Irma's mess may take weeks to clean up

The Hurricane Irma debris-removal process began across the Tampa Bay area on Monday, with cleanup crews starting in the hardest-hit areas.

The collections process is expected to be such a massive undertaking that it could take weeks.

"Please be patient," said Travis Barnes, Hillsborough County's recycling coordinator. "There's a lot of damage here within Hillsborough County. Some areas are more hard hit than others. Our contracted teams will be moving through the areas that they've viewed the most damage first."

Cities and counties have had to bring in private contractors with large equipment that can handle larger tree limbs and branches.

Officials remind homeowners each city and county has different debris removal rules and urge people to check their local collection agencies before putting items other than yard waste out at the curb.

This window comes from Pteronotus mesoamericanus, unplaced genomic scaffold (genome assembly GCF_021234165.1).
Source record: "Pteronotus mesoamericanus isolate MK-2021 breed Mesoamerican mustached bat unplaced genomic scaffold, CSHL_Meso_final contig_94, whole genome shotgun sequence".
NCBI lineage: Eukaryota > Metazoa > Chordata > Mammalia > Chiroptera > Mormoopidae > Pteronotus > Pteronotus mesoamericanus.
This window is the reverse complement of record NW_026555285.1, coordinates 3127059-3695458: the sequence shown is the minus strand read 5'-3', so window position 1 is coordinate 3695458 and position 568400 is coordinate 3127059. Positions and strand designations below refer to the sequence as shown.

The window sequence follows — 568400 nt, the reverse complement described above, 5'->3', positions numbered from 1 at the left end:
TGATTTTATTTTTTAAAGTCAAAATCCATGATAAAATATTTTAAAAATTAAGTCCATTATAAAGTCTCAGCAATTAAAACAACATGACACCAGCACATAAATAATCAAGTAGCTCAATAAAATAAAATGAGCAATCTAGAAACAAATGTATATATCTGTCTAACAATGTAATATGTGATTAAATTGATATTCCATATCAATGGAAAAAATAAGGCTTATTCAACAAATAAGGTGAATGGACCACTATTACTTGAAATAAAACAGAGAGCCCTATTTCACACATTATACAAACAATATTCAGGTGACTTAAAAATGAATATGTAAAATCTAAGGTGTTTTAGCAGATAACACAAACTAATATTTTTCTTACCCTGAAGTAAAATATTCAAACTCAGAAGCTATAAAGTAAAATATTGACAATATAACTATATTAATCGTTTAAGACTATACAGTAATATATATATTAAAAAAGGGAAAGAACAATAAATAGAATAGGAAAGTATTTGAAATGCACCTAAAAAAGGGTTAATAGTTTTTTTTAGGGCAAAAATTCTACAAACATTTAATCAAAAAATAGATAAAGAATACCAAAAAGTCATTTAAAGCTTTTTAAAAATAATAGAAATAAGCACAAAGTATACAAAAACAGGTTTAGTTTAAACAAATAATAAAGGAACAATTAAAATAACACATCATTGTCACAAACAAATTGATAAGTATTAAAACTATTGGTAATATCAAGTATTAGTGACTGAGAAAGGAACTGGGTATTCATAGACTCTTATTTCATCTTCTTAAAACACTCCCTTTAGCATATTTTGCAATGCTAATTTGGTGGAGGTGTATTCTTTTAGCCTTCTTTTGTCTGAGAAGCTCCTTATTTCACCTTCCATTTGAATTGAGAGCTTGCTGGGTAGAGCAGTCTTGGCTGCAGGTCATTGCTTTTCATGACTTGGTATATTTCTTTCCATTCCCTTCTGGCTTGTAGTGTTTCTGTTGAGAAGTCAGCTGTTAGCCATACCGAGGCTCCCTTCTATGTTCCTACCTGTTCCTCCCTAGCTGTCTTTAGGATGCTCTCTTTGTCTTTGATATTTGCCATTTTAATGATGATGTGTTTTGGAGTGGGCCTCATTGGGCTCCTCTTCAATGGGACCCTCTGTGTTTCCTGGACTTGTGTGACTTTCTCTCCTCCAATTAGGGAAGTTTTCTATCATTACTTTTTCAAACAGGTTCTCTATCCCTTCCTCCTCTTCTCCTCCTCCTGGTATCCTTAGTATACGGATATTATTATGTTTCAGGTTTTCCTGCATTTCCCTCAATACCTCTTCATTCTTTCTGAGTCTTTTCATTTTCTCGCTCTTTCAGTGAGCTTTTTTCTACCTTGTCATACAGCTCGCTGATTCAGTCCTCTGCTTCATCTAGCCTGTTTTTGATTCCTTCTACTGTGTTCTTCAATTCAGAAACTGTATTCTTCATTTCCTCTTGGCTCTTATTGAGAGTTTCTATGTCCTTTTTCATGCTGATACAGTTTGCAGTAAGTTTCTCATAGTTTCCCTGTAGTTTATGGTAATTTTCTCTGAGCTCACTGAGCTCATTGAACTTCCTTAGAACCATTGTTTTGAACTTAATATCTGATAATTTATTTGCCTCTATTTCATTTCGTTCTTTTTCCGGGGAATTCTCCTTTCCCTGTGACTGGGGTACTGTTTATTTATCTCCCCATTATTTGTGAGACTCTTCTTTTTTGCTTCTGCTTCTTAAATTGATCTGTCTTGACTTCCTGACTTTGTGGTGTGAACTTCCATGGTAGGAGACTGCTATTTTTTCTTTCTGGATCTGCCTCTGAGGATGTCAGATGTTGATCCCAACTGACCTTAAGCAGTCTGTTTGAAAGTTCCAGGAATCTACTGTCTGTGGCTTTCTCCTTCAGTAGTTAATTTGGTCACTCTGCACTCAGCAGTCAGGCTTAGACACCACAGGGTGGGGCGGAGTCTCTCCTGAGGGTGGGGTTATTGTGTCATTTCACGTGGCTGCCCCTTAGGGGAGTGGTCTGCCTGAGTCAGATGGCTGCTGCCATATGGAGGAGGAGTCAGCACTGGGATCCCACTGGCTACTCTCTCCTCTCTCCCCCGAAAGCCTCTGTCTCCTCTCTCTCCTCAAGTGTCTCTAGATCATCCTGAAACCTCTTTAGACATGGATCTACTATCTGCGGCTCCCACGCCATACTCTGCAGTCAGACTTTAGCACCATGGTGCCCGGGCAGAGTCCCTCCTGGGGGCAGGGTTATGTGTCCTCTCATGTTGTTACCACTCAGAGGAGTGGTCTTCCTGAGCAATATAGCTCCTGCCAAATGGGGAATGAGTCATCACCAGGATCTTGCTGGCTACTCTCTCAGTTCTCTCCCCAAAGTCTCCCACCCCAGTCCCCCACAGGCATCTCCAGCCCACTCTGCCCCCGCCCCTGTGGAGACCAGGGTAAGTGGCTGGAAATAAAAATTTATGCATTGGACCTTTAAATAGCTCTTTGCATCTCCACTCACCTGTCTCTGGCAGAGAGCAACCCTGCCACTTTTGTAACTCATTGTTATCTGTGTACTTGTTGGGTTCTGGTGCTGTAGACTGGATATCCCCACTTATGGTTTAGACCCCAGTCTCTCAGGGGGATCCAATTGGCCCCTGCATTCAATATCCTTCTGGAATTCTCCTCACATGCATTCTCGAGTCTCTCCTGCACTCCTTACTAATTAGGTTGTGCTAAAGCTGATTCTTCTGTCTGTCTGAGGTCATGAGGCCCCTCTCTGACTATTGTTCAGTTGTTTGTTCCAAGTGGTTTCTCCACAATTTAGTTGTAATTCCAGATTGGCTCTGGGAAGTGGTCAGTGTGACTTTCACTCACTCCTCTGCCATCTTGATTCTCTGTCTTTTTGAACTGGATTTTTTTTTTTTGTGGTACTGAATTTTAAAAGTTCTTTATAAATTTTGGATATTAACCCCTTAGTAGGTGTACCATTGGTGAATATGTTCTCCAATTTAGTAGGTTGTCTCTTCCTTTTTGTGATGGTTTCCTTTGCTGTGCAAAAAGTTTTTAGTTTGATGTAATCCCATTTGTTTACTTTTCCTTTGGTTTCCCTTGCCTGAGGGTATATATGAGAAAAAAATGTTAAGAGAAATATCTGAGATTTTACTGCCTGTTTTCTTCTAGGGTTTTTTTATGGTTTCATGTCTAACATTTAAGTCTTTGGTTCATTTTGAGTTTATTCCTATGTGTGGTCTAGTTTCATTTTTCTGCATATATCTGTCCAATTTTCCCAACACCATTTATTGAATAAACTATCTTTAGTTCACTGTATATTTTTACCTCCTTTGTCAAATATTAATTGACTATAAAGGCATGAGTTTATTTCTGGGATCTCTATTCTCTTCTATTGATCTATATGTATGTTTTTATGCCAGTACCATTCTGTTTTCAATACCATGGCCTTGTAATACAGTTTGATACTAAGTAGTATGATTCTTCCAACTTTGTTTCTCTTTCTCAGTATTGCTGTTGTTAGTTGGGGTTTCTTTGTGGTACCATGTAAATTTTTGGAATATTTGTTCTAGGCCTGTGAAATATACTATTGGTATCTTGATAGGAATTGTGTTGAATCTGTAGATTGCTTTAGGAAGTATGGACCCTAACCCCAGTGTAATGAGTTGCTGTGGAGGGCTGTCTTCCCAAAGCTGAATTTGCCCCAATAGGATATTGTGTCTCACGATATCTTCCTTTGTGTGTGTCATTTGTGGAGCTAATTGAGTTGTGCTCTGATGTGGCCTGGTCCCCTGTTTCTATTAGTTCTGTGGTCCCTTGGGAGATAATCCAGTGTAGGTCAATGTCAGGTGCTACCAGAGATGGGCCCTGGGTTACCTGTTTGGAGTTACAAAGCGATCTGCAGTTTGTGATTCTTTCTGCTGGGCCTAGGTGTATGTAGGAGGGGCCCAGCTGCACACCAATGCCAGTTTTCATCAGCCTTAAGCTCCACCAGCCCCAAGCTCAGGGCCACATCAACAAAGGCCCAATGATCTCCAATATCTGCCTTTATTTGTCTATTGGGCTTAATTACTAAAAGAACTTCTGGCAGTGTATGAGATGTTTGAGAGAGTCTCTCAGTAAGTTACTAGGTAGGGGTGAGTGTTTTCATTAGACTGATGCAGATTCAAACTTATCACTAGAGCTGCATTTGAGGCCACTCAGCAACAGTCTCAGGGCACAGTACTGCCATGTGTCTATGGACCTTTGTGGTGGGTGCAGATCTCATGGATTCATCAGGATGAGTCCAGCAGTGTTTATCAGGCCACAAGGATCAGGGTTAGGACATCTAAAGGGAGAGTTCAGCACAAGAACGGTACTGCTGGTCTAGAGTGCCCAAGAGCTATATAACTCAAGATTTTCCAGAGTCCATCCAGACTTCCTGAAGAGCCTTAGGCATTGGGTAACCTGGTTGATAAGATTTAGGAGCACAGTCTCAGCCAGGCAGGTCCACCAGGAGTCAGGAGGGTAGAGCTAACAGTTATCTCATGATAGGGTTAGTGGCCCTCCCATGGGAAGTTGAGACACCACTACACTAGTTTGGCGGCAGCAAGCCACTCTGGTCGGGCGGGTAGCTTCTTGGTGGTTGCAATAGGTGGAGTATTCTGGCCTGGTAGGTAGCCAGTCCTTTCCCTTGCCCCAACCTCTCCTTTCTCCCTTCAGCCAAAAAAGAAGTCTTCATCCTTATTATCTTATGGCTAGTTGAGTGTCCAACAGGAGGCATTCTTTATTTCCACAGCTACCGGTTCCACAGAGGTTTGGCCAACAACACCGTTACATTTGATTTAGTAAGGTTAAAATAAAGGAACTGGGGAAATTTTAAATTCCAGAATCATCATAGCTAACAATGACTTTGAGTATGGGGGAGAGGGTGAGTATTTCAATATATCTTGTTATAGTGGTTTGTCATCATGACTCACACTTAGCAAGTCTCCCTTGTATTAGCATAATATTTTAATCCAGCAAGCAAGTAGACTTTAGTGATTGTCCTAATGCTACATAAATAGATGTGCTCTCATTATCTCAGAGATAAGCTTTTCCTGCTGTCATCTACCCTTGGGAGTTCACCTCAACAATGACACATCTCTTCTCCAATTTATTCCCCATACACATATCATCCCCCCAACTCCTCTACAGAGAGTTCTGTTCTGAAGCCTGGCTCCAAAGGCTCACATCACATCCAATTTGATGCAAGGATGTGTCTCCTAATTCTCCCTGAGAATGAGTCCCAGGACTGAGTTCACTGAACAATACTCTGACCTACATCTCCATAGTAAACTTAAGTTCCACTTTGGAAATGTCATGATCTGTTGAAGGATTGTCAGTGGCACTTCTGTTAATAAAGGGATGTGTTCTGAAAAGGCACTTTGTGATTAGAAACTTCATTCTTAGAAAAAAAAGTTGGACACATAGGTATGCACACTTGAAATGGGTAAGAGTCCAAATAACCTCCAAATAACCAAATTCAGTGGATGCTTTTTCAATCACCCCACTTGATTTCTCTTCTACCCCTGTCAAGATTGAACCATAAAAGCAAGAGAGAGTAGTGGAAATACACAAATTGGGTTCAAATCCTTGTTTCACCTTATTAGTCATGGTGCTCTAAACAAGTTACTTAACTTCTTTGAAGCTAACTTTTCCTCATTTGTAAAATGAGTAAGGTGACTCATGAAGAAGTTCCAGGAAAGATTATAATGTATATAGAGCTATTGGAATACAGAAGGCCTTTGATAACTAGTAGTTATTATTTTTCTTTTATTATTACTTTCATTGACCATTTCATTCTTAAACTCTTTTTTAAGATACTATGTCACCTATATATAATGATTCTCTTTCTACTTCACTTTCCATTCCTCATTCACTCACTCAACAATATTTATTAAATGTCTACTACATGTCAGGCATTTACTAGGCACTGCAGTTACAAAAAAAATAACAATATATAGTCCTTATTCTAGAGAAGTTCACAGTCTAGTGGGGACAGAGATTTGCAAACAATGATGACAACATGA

Homeowners are looking forward to getting their neighborhoods back to normal.

"We have a lot of trees down," said Paulette Speirs who, although she lives in a Brandon community that saw heavier-than-normal damage, is staying positive. "We were very fortunate and praise God that it wasn't worse than it was because I haven't heard of a lot of people losing houses, other than the floods."

People are also being told to avoid piling items in front of things like meters, storm drains and fire hydrants.

A Hillsborough County crew accidentally broke a fire hydrant Monday afternoon because someone had covered it in debris.